I accept that under the present proposals the protected minimum balance of £370, which will be unarrestable, is significant progress on where we are at present, where there is effectively no protection. That can result in families being left for the weekend or longer without any money. However, when a benefit or a tax credit payment exceeds the £370 threshold, under the new proposals the money can still be arrested. That affects three groups in particular, one of which is those in receipt of housing benefit or the new local housing allowance, much of which is increasingly paid into an individual's bank account. Arrestment puts them at risk of eviction. The second group is those in receipt of disability benefit—benefit that is often designed to pay for the increased costs of living with a disability, including payment to carers. The third group is those in receipt of the child care element of tax credits, where arrestment could jeopardise child care arrangements and in some instances could create problems for someone's employment.

          As it stands, there are three sources from which benefits can be paid: the Department for Work and Pensions; HM Revenue and Customs; and local authorities. As their benefits and tax credits are paid into people's accounts, I believe that it is reasonable to devise a way in which those payments can be readily earmarked or tagged so that they are identifiable in someone's account and are unarrestable.

          It is important to recognise the purpose behind amendment 273. It is to try to protect some of the potentially most vulnerable individuals in our society. I hope that members will consider supporting the amendment.

          I move amendment 273.

        • The Convener:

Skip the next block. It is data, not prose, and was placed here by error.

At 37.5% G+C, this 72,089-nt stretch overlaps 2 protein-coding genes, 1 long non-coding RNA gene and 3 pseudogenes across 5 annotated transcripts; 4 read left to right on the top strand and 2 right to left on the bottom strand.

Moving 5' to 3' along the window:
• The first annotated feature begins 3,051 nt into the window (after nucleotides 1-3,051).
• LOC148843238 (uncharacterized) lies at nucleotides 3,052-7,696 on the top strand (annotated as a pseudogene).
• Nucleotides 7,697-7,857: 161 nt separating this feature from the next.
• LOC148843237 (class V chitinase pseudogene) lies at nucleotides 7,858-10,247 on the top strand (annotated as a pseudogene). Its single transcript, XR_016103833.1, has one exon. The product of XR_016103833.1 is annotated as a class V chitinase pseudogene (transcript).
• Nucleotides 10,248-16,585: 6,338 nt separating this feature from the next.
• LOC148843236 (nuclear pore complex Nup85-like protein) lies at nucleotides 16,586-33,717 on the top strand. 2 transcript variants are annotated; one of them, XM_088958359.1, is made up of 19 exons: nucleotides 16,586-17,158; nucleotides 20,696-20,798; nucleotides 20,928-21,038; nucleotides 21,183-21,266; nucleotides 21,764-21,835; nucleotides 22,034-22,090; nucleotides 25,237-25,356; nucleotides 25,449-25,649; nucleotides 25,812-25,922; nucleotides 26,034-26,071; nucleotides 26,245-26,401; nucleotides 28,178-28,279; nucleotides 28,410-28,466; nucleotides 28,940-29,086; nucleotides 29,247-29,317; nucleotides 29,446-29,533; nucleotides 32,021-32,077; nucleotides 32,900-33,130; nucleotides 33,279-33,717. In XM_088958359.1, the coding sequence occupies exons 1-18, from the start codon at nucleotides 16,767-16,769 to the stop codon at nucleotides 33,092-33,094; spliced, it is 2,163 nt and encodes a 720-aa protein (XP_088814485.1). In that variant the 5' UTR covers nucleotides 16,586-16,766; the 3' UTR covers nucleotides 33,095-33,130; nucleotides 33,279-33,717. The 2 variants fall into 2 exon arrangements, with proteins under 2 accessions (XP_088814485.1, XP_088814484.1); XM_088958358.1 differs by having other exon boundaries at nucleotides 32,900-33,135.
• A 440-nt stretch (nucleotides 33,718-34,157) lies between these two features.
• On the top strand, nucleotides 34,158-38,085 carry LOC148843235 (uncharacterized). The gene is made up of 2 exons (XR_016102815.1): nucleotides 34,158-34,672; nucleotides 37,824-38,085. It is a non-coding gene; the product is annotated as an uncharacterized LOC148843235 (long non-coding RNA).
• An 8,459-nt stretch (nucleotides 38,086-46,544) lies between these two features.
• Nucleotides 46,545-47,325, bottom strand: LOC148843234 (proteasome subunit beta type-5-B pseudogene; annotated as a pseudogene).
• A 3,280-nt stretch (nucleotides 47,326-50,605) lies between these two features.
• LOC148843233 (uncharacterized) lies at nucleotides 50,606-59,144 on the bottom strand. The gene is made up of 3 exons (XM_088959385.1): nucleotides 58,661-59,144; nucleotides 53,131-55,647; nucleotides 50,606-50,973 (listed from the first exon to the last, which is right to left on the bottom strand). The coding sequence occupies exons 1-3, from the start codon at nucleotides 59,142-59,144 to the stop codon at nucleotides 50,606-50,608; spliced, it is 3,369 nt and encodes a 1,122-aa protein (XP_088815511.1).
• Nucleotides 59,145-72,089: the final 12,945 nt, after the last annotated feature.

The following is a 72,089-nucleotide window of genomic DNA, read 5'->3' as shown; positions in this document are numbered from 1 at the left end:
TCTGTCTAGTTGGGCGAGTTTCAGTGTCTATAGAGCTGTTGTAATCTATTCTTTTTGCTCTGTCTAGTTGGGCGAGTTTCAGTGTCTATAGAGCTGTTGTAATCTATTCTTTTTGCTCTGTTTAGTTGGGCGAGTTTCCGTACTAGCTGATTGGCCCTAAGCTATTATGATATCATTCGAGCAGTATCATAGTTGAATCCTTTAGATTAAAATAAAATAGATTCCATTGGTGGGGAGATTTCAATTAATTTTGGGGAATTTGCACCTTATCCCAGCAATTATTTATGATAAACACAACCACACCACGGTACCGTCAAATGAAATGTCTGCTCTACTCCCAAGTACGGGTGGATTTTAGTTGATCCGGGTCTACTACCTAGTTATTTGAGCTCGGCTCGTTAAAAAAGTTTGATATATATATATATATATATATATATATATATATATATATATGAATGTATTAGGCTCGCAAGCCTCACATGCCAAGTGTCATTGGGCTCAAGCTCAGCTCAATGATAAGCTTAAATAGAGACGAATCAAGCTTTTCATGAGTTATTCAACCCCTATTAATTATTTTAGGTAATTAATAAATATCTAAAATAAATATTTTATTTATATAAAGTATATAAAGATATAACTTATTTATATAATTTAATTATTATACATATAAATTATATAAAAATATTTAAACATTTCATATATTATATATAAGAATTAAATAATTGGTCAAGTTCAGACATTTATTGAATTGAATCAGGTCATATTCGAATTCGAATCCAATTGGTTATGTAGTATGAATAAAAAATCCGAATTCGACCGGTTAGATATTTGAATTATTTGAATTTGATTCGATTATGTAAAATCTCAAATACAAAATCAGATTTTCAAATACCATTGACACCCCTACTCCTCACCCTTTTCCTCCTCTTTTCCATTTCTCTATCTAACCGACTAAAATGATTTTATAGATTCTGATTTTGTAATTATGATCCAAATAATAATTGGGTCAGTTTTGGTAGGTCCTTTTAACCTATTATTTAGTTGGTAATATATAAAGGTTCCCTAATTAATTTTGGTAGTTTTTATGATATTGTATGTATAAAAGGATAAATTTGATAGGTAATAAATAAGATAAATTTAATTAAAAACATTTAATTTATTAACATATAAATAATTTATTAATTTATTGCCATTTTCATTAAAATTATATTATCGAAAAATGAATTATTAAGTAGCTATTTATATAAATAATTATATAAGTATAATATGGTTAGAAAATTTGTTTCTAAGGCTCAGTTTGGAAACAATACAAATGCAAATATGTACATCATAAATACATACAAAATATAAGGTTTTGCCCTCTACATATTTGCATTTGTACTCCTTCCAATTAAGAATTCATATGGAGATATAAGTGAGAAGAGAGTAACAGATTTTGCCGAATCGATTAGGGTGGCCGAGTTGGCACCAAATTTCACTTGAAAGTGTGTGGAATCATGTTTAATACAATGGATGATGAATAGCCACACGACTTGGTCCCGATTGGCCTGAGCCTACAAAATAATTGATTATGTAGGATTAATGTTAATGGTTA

I welcome Jackie Baillie to the committee, and I ask her to speak to amendment 316 and the other amendments in the group.

        • Jackie Baillie (Dumbarton) (Lab):
          Michael Matheson has put forward the main arguments in relation to amendment 273. Although my amendment 316 is positioned on a slightly narrower basis, I support the principle of Michael Matheson's underlying position, as well as of amendments 443 and 444, which were lodged by my colleague, Christine May.

          The purpose of amendment 316 is to exempt moneys in a bank account that are housing benefit payments from any form of arrestment. Like Michael Matheson, I acknowledge that the protected minimum balance of £370 is helpful. In some cases, however, notably with families, the housing benefit payment will exceed that minimum balance. The consequence of that could be to cause homelessness through the threat or actuality of eviction.

          Michael Matheson is right to say that the direction of policy travel is to pay housing benefit into bank accounts. That approach is being piloted in Edinburgh, where money in the form of a local housing allowance is paid directly to the tenant. Housing benefit or the local housing allowance, as it will become, is paid by local authorities, and it is quite easy to identify. I know from what the Executive has told us before that, following discussion with the banks, it believes that the measures will be difficult and costly. I am slightly curious about that. The last time I looked at my bank statement, it was easy to identify child benefit coming through. If the banks can perform the task using unique identifiers, one would have thought that, in this age of new technology, such an operation would not be beyond them. I am not convinced that that is too difficult.

          I am absolutely convinced, however, that the Parliament should avoid passing any legislation that has the unintended consequence of contributing to homelessness. In a spirit of generosity, I look forward to coming to the minister's amendments 458 and 480, which I think do what we want done by another means.

        • Christine May:
          I will not repeat what my colleagues have said, as it applies equally to my amendment 443 and the framework in which it is couched. Amendment 443 proposes a procedure called an arrestment restriction order. Following a bank arrestment, a debtor will be able to apply to the court, requesting that the arrestment be restricted to moneys in the bank account other than social security benefits and tax credits. The debtor will be given the opportunity to explain their financial circumstances. If the sheriff agrees that the moneys concerned are either state benefits or tax credits, they will have no discretion on the matter and will have to make an order releasing those sums. That procedure means that the relevant sums would be identified by the debtor and that no administrative procedure would be involved on the part of the banks. The sheriff's order would decree the amounts that would be required to be released from the arrestment.